Wearable-ish Synth

After prototyping the capactive sensors and the polyphonic function I went about creating an enclosure for the full piece. I lazer cut and engraved a small box to fit in the palm of ones hand, and added a strap for security and comfort. It’s not the most ergonomic thing in the world, but it functions…

I ran into extensive problems with the capacitive sensors and wiring. Hopefully someon can exlpain this to me, but for some reason whenever I used wires longer than about ~6 inches they would begin to trigger from the proximity to the power wire. I then took apart the box and added another slot to run the sensor wires through, this proved also innefective as I ran into the same problem with longer wires. If I had more time I would have set up the whole thing inside the box, but at this point I had already taken it apart several times and was doubtful I could fit everything inside this small of a form factor. I settled for being able to hold the thing, and just not move around too much.

It has a volume control on the breadboard, and you can switch notes and key by changing the pins the wires go into.

I was unable to integrate the 3axis accelerometer for the other hand, but I’m happy with the piece as it is.

Happy to demonstrate in class!


Assignment 5: STR

Here is the video:


After first round of prototyping, I decided to make the device hand-held instead of connecting to the power box. 

So I decided to tape the arduino board on the back of the breadboard and use a 9V battery. The plan is to power the speaker and IR sensor using the Arduino and to power the two servo motors by the 9V battery. This means I need to plan out my circuit layout on the breadboard.

This leads to multiple problems:
1. My transistor got really heated. Initially I plugged the +/- wires to the breadboard. Then I tried the embedded power input and use the Vin pin to power the arduino, but unfortunately the same problem occurs. This also leads to my second problem ->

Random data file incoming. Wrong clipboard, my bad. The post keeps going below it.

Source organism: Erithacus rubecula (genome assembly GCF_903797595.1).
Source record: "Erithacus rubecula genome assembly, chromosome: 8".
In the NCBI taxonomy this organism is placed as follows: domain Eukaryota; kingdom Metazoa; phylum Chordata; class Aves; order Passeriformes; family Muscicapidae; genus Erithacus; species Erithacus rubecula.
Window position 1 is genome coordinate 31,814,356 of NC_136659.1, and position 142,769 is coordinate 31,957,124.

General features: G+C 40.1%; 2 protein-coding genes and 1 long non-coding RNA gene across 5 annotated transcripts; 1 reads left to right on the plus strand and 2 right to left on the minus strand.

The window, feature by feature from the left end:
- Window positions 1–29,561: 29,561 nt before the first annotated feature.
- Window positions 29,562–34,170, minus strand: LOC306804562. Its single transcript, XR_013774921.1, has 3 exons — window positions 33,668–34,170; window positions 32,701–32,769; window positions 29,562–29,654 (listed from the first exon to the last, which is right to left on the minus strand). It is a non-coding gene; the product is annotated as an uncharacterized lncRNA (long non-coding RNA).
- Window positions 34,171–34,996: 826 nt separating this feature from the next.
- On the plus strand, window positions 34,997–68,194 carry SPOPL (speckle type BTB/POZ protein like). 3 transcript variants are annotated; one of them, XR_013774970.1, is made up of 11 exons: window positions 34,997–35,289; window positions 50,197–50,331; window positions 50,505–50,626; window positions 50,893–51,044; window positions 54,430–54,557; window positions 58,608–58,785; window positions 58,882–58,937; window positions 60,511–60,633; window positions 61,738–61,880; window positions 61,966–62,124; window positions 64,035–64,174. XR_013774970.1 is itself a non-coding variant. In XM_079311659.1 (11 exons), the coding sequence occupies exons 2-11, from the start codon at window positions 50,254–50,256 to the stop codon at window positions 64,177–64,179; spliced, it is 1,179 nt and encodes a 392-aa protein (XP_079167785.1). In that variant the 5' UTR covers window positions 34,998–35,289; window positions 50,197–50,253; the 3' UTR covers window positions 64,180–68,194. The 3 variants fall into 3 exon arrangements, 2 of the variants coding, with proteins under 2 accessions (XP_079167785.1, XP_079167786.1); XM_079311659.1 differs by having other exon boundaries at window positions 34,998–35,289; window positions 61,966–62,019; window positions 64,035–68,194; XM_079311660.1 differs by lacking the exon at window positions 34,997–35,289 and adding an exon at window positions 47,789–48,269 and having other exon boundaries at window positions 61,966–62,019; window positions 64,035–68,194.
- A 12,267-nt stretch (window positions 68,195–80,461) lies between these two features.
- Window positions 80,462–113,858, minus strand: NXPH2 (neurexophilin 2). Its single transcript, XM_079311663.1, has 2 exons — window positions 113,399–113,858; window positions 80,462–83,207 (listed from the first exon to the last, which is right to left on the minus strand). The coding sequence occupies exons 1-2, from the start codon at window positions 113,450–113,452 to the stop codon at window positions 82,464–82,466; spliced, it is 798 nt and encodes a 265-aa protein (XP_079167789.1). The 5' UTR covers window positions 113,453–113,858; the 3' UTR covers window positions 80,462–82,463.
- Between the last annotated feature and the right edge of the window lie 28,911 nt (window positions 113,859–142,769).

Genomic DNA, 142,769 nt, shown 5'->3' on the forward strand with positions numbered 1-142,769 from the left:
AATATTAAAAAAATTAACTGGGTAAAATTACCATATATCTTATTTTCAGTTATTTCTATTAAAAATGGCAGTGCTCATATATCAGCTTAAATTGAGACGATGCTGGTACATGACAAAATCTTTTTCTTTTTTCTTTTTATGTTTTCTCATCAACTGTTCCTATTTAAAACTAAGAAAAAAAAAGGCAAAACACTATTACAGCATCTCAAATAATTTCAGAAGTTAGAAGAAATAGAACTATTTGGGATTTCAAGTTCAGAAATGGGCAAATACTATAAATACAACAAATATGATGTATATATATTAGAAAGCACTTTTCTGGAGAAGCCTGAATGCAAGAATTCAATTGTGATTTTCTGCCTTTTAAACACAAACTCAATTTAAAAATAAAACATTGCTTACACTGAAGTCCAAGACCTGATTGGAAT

2. My arduino port was not recognized by the program. The error message was:

avrdude: stk500_recv(): programmer is not responding
avrdude: stk500_getsync() attempt 1 of 10: not in sync: resp=0x00

This problem has occurred before when I burned the arduino, so I thought the same thing was happening. But the led light on the arduino was still lit so I decided to google and look into the problem. I did the following things and nothing worked:

– check that I have the right board and port selected in the GUI
– exit Arduino software, disconnect Arduino USB, wait a minute, reconnect and try again

In the end, I unplugged every pin that was connected to the arduino and it worked! And I plugged back the pins one at a time to see what exactly was causing the problem. I came to the conclusion that my arduino could not handle two servo inputs.

To be safe, I decided to get rid of the transistor and go back to using the external power box instead.

3. Servo twitching. I initially mapped my IR read data to a servo range of 0-180, and the servo would twitch and have negative values. I then realized the particular servo I selected had a range of -90~90.

4. I also shortcircuit-ed one of my servos, but my arduino could not handle 2 servos anyway, so I had to rely on the one servo to perform.

Lessons learned:

  1. Do not glue your parts until your are certain the circuit would work. I could have switch out of my burned servo, but I hotglued it for my prototype and it became a restraint.
  2. Be careful when using external power. I have yet to figure out what is wrong and what a better alternative would be.
  3. Wiring should be as simple as possible. I was using a lot of wires to connect things where instead I could have plugged the +/- wires directly into the +/- on the breadboard.

Tatyana Mustakos Assignment 5

I made a skeleton that dances when someone is close